“I was also being monitored for two years in my [neighbourhood]. By the point they put cameras in my classes, I knew we’ve entered a new phase of control. From then on, there was no discussion of sensitive issues and you have to be careful of everything that you do,” he said.
“Missionary work just shuts down and I keep [my faith] at a very low profile. It’s almost impossible and I only share it when being asked but I don’t proselytise. It’s about respecting the local laws.”
Brent Fulton, founder of a US-based Christian research organisation ChinaSource, said that while China has always outlawed foreigners from proselytising, such prohibitions were not always strictly enforced.
“Up until the beginning of the last decade, it was not uncommon for foreign Christian teachers to use the Bible in their classrooms teaching and have Bible studies in their homes or even on campus,” Fulton said.
Foreign teachers have been one of the biggest conduits of Christianity into China. When China began reopening to the world in the 1980s, many Western and South Korean Christians went to China as teachers, businesspeople and students, often holding small Bible study sessions.
“But in the last couple of years, we started to see notices posted on campus banning religious activities and some teachers have been asked to leave China as a result,” said Fulton, adding that students have also been warned to watch out for foreign teachers spreading religion.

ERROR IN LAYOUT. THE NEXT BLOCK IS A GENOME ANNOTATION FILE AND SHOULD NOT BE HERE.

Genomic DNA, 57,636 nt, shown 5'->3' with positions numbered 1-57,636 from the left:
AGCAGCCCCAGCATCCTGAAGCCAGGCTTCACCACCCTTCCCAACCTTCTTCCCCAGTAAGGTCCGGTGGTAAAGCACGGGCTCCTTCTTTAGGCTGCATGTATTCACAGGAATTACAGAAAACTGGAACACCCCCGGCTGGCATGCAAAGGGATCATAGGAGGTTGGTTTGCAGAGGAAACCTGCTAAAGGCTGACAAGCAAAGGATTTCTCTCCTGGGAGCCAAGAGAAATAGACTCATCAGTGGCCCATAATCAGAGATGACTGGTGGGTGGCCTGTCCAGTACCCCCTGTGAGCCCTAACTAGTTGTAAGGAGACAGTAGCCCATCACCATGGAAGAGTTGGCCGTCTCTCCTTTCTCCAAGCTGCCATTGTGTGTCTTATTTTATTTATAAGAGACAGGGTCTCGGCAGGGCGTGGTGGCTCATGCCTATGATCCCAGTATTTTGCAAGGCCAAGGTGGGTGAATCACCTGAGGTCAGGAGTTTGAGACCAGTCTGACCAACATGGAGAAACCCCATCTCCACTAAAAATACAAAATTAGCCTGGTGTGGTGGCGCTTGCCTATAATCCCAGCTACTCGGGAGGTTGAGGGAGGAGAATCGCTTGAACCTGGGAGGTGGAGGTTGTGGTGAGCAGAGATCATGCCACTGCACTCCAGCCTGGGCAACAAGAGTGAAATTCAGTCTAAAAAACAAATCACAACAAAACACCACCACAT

“So that really makes teaching the Bible or just any normal acts of sharing personal faith and beliefs [on campus] quite difficult. I think for foreign teachers, they are kind of back to where they were in the ’80s where people had to be much more careful.”
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Jacquline Gao, a cross-cultural consultant who has trained and counselled missionaries in China, said that in the past 18 to 24 months, she had seen a flight of foreign missionaries from the country.
Gao said this could be the result of a number of factors, from tougher restrictions on foreign teachers, to a more difficult business environment and family and personal reasons.
“Many foreign missionaries were not able to return to China because of Covid-19 … I guess at least 300 to 500 people are not in China this year who otherwise would have been if it were not for the tightened regulations and the pandemic,” Gao said.
“I don’t think anyone has a real number of how many [foreign missionaries] are still [left] in China. I would not even dare to guess.”
Even to the small number of missionaries that still remained in China, their operations are hardly active.
“They were more careful in the way they interacted with local people. Some teachers were told they were not allowed to have students over to their home and be extra careful when they spend time organising events involving kids. In some cases, the summer English camps they normally could organise were no longer possible,” Gao said.
But she said the declining participation of Western missionaries would see local Chinese playing a more active role in promoting Christianity.
Even before he left China this year, the only time G could safely touch on anything remotely Christian was during Christmas and Easter where he could explain the cultural context of the holidays.
“But some students would come and ask why am I different from other teachers. That’s when I get to tell them I am a Christian and why I am a Christian. It opened the door for me to share more about my faith but I can’t do any proselytising,” he said.
“Bible studies never happened with students. It only happened occasionally with adults in private.”
G said he still wanted to return to China after completing his doctorate in education.
“I enjoy China. And I enjoy teaching. So even though things are getting tougher and more scrutinised, I think with my influence and my background in education still provides me the doorway to go back into it,” he said.